Israeli researchers have printed a 3-D heart using a patient's own cells, something they say could be used to patch diseased hearts - and possibly, full transplants.
"This is the first time anyone anywhere has successfully engineered and printed an entire heart replete with cells, blood vessels, ventricles and chambers", said team leader Tal Dvir. Tal Dvir of TAU's School of Molecular Cell Biology and Biotechnology, Department of Materials Science and Engineering, Center for Nanoscience and Nanotechnology and Sagol Center for Regenerative Biotechnology, who led the research for the study.
The staggering development prompted Israel's Foreign Ministry to react, citing it as yet another exceptional example of Israeli innovation. Furthermore, the cherry-sized hearts don't necessarily behave like hearts, requiring researchers to further develop and "train" them to be like human hearts and form a pumping ability.
Heart transplantation is often the only treatment available to patients with end-stage heart failure. While the Tel Aviv University (TAU) team's 3D-printed heart doesn't actually work yet, it is the closest anyone has ever come to artificially replicating one of our most complex and vital organs. While they still have some kinks to work out - the heart can contract but not pump out blood - they plan to eventually test out 3D-printed hearts in animal models.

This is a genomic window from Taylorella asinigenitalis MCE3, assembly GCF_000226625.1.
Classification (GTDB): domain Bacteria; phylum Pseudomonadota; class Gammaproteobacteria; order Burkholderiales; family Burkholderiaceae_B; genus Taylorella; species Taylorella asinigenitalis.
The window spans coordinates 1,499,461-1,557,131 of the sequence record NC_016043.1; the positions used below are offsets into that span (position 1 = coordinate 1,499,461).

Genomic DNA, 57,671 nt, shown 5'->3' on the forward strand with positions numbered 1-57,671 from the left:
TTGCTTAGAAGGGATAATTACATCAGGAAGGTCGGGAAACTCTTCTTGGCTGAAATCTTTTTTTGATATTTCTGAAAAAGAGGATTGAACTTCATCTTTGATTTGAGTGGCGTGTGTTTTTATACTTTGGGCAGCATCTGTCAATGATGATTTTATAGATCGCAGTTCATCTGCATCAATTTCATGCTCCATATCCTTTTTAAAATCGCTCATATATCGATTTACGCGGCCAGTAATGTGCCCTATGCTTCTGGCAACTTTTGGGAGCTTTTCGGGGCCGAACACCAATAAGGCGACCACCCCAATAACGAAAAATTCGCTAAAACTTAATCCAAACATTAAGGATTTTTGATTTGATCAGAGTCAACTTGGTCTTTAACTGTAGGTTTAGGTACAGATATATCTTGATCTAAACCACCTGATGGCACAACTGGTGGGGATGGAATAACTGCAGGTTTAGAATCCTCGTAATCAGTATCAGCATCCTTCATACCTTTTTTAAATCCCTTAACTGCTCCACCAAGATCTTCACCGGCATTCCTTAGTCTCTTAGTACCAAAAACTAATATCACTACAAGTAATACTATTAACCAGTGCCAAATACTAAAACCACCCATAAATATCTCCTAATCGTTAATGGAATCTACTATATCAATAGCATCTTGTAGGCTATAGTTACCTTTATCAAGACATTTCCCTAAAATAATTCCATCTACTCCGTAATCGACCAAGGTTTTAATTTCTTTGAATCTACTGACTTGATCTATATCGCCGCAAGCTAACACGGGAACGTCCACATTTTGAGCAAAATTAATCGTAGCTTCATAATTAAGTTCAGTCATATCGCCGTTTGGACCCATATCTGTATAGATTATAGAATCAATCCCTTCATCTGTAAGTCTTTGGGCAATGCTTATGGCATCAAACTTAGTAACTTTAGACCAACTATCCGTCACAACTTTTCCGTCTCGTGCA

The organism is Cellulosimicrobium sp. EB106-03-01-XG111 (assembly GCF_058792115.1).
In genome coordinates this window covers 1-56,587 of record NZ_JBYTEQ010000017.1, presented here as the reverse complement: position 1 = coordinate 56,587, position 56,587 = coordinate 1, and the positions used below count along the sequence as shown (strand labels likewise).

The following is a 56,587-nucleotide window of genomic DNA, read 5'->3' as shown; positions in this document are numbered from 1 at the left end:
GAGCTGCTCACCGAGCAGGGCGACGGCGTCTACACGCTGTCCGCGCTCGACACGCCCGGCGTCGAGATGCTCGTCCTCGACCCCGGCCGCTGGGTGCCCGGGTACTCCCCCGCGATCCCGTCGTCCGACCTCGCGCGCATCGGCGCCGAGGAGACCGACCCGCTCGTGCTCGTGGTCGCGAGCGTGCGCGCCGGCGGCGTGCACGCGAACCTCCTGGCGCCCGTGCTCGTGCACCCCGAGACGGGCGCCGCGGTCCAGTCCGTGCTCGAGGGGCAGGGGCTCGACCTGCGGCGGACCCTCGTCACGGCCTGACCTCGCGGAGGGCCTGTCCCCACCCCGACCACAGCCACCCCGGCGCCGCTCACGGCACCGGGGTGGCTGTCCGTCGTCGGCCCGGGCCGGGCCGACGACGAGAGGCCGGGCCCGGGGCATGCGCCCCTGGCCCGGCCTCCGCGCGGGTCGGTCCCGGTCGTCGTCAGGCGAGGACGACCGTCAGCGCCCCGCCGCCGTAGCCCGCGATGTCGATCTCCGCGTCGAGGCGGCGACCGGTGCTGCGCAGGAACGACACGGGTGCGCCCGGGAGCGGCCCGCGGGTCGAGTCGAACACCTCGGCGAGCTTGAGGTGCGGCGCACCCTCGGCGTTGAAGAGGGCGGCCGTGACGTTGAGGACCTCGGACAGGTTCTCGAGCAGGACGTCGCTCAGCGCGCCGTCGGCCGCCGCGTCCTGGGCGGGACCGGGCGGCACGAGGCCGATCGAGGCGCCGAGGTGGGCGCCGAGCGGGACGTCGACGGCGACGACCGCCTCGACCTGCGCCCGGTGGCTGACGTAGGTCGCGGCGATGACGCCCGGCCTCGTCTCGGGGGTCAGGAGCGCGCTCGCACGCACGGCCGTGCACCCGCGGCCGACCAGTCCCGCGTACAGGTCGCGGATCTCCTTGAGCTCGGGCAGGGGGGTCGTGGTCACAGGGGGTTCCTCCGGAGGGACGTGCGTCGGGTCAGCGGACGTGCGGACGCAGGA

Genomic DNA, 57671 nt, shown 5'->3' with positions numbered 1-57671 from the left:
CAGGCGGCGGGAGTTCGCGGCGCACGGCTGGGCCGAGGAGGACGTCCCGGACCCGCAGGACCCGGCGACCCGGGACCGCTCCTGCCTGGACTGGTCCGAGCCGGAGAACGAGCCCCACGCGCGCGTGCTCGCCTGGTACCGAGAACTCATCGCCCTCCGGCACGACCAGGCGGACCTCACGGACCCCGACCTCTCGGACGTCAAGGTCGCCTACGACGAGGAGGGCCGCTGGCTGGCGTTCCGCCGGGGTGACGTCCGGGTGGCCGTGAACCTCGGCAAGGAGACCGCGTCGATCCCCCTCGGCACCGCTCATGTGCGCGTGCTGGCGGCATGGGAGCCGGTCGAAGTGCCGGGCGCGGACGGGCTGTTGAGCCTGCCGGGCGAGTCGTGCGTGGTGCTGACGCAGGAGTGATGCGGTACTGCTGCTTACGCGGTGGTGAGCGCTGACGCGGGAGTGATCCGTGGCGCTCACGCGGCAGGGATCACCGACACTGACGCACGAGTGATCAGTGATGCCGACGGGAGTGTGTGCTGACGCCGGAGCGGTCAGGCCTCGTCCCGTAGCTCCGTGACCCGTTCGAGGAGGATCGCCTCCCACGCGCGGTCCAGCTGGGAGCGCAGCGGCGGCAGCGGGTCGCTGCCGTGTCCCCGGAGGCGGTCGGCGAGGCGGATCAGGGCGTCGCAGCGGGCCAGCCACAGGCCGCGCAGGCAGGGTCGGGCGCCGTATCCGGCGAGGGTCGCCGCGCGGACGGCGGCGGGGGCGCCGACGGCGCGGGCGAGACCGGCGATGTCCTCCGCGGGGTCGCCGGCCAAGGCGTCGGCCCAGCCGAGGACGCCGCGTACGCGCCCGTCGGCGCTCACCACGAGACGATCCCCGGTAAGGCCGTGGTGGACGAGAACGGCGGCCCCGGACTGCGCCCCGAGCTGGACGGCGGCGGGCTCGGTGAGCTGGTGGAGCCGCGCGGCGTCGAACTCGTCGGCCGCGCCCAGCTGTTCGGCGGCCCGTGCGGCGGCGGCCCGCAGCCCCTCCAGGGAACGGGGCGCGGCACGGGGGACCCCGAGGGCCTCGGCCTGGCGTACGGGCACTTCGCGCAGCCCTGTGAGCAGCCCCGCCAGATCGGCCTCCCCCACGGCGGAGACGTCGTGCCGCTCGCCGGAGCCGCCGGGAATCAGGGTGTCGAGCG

The differentiated cells were then mixed with the bio-inks and were used to 3D-print patient-specific, immune-compatible cardiac patches with blood vessels and, subsequently, an entire heart.
Until now, success has been limited to printing only simple tissues without blood vessels.
Though it's much smaller than a human heart-at only 2.5 centimeters, it's about the size of a rabbit's-the proof-of-concept still contains a fully vascularized structure, complete with its own cells, ventricles and atria.
Cells from a patient's omentum tissue are separated and processed into a personalized thermoresponsive hydrogel. "In fact, this method allows us to print any organ that is required for a transplant and we believe that this method opens the door to future technologies, which will make the need for organ donors completely unnecessary".
The tiny organ, now only the size of a cherry, was engineered from the tissue of patients which was use to create a bio-ink.
"Here, we can report a simple approach to 3D-printed thick, vascularized and perfusable cardiac tissues that completely match the immunological, cellular, biochemical and anatomical properties of the patient", he added.
Professor Tal Dvir presents a 3D-printed heart made from human tissue in his laboratory.
Dvir's team said larger hearts could be developed using this same process.
This article has been republished from materials provided by Tel Aviv University American Friends.
"Maybe, in 10 years, there will be organ printers in the finest hospitals around the world, and these procedures will be conducted routinely", he said.
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